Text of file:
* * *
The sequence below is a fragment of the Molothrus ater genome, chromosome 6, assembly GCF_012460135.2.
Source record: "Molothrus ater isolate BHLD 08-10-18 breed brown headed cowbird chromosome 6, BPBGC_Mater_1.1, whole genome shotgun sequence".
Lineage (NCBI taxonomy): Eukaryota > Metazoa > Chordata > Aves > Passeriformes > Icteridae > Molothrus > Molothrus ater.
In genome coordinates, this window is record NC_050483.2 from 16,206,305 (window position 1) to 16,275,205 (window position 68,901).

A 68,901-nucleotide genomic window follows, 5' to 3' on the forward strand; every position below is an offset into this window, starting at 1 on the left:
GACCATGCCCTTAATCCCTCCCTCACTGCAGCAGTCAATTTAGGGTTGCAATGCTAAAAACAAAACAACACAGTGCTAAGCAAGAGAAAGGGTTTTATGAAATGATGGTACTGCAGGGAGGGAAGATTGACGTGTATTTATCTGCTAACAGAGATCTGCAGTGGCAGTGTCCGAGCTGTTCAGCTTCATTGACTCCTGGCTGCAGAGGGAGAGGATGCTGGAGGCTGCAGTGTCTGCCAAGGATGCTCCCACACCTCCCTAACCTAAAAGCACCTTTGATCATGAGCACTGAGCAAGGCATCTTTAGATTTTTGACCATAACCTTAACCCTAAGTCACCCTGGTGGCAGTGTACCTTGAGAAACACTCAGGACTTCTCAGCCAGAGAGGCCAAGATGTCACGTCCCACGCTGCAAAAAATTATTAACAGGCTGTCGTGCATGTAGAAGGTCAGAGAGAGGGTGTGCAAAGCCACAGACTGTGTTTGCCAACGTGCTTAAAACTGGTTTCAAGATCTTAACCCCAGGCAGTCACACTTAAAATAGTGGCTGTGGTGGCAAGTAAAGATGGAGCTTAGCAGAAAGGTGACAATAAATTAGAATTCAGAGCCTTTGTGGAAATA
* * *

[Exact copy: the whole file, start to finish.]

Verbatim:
The sequence below is a fragment of the Molothrus ater genome, chromosome 6, assembly GCF_012460135.2.
Source record: "Molothrus ater isolate BHLD 08-10-18 breed brown headed cowbird chromosome 6, BPBGC_Mater_1.1, whole genome shotgun sequence".
Lineage (NCBI taxonomy): Eukaryota > Metazoa > Chordata > Aves > Passeriformes > Icteridae > Molothrus > Molothrus ater.
In genome coordinates, this window is record NC_050483.2 from 16,206,305 (window position 1) to 16,275,205 (window position 68,901).

A 68,901-nucleotide genomic window follows, 5' to 3' on the forward strand; every position below is an offset into this window, starting at 1 on the left:
GACCATGCCCTTAATCCCTCCCTCACTGCAGCAGTCAATTTAGGGTTGCAATGCTAAAAACAAAACAACACAGTGCTAAGCAAGAGAAAGGGTTTTATGAAATGATGGTACTGCAGGGAGGGAAGATTGACGTGTATTTATCTGCTAACAGAGATCTGCAGTGGCAGTGTCCGAGCTGTTCAGCTTCATTGACTCCTGGCTGCAGAGGGAGAGGATGCTGGAGGCTGCAGTGTCTGCCAAGGATGCTCCCACACCTCCCTAACCTAAAAGCACCTTTGATCATGAGCACTGAGCAAGGCATCTTTAGATTTTTGACCATAACCTTAACCCTAAGTCACCCTGGTGGCAGTGTACCTTGAGAAACACTCAGGACTTCTCAGCCAGAGAGGCCAAGATGTCACGTCCCACGCTGCAAAAAATTATTAACAGGCTGTCGTGCATGTAGAAGGTCAGAGAGAGGGTGTGCAAAGCCACAGACTGTGTTTGCCAACGTGCTTAAAACTGGTTTCAAGATCTTAACCCCAGGCAGTCACACTTAAAATAGTGGCTGTGGTGGCAAGTAAAGATGGAGCTTAGCAGAAAGGTGACAATAAATTAGAATTCAGAGCCTTTGTGGAAATA